The Smithsonian functions today under the same general principles under which it was founded. The institution arose from a bequest by an Englishman named James Smithson. (About, n.d) Smithson endowed the United States with his fortune to create “under the name of the Smithsonian Institution, an establishment for the increase and diffusion of knowledge…” (About, n.d) The path to what we know now as the Smithsonian Institution was not done in haste. Though Smithson died in 1829, it took until 1836 to get congressional approval for the funds, which would then be appropriated to establish the institution. Just like the present, congress often acted slowly in the nineteenth century and it took ten years for an act to be passed which would lead to the formal formation of the Smithsonian.
The mission of the Smithsonian still stands as the quote from James Smithson that arrived with his endowment, which is as follows, “under the name of the Smithsonian Institution, an establishment for the increase and diffusion of knowledge…” (About, n.d) In the Smithsonian’s more modern attempts to encapsulate their values and goals they have created a vision, values, and priorities, which are shared by all of the Smithsonian museums, research facilities, and cultural centers. In short, these principles are to preserve, encourage, and educate. These values relate not only to the vast collections among the facilities but also the incredibly important research, which is going on throughout the institution.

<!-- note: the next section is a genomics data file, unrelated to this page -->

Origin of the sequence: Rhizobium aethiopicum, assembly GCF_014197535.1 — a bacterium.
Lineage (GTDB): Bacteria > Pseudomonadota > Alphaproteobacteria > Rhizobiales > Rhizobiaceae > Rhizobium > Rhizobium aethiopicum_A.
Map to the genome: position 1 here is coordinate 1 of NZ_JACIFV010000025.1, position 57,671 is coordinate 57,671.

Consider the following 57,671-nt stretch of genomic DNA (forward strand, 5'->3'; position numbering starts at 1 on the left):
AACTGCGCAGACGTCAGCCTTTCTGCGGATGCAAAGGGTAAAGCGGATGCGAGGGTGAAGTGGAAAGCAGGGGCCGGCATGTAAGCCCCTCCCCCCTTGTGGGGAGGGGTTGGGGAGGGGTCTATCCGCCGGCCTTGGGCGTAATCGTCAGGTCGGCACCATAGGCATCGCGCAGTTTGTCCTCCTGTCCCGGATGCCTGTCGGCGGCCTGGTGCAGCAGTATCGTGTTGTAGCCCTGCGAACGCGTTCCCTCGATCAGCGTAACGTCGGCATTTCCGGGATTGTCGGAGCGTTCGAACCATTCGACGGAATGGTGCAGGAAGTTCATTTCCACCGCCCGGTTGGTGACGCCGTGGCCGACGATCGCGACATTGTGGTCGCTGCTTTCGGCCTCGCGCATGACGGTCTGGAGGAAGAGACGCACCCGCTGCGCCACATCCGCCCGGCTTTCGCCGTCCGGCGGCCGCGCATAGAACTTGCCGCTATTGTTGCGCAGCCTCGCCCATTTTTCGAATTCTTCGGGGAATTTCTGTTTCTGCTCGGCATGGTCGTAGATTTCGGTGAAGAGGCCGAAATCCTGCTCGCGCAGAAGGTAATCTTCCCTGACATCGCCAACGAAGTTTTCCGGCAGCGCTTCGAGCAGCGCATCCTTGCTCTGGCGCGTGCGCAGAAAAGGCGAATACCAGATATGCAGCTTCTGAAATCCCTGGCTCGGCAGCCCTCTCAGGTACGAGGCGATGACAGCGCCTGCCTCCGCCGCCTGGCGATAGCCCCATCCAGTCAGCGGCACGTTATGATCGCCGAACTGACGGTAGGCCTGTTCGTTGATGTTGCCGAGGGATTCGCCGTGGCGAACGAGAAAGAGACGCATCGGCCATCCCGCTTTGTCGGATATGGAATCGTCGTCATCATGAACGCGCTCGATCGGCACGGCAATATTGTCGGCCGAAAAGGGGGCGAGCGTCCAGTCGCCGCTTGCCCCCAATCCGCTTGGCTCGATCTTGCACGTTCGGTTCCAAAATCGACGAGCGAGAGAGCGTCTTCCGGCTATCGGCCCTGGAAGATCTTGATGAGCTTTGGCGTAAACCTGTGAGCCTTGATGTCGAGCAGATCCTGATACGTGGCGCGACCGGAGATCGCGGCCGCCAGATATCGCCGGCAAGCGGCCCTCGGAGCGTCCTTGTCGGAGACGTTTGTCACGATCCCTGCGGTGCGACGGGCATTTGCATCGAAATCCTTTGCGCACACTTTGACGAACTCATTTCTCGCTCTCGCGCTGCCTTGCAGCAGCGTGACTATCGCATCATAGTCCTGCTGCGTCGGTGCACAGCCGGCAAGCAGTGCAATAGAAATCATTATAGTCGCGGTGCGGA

The National Museum of Natural History, where my internship takes place, became a separate Smithsonian facility in 1910. It now houses some of the largest individual collections in the world and has numerous facilities across the globe conducting research. I work in the collections facility in Suitland, Maryland where a majority of the museums objects live. Although, I work with the anthropology and archaeology collections the facility holds specimens, labs, and objects from the many departments within the Natural History Museum. I often walk by shelves of salamanders suspended in liquid or through rows and rows of mammal bones.
This past week has felt like it was centered on solidifying my daily routine. I’ve gotten my (relative) time frame down for when I should leave the house to arrive at the museum on time. I’ve also become more comfortable with using the metro for activities other than going to and from work. Importantly, I’m starting to feel a greater sense of confidence at my internship. I’m learning a lot more about the inner workings of the collections and the department. I got to go on an informal tour alongside an Artist in Residence at the African Art Museum, as he was using artifacts in the collection particularly those from trade route sites as a part of his studies at the Smithsonian. I got to peer into one of the repatriation collections during the tour, which was an assemblage of unique funerary objects from the Northwest U.S. The items that are awaiting repatriation are of deep importance to the associated groups and are often not visible even to museum staff so I was grateful for the opportunity to view the items. I also had the chance to meet the Director of the Department among other administrators within the museum. It was a great networking opportunity that was spontaneous. I learned that this could happen often and to harness any opportunity to better open myself up when presented with this type of situation.
About the Museum. n.d. Smithsonian Institution National Museum of Natural History. Retrieved June 14, 2017, from https://naturalhistory.si.edu.
Our History. n.d Smithsonian Institution. Retrieved June 14, 2017, from https://www.si.edu/about/history.
Our Mission. n.d Smithsonian Institution. Retrieved June 14, 2017, from https://www.si.edu/about/mission.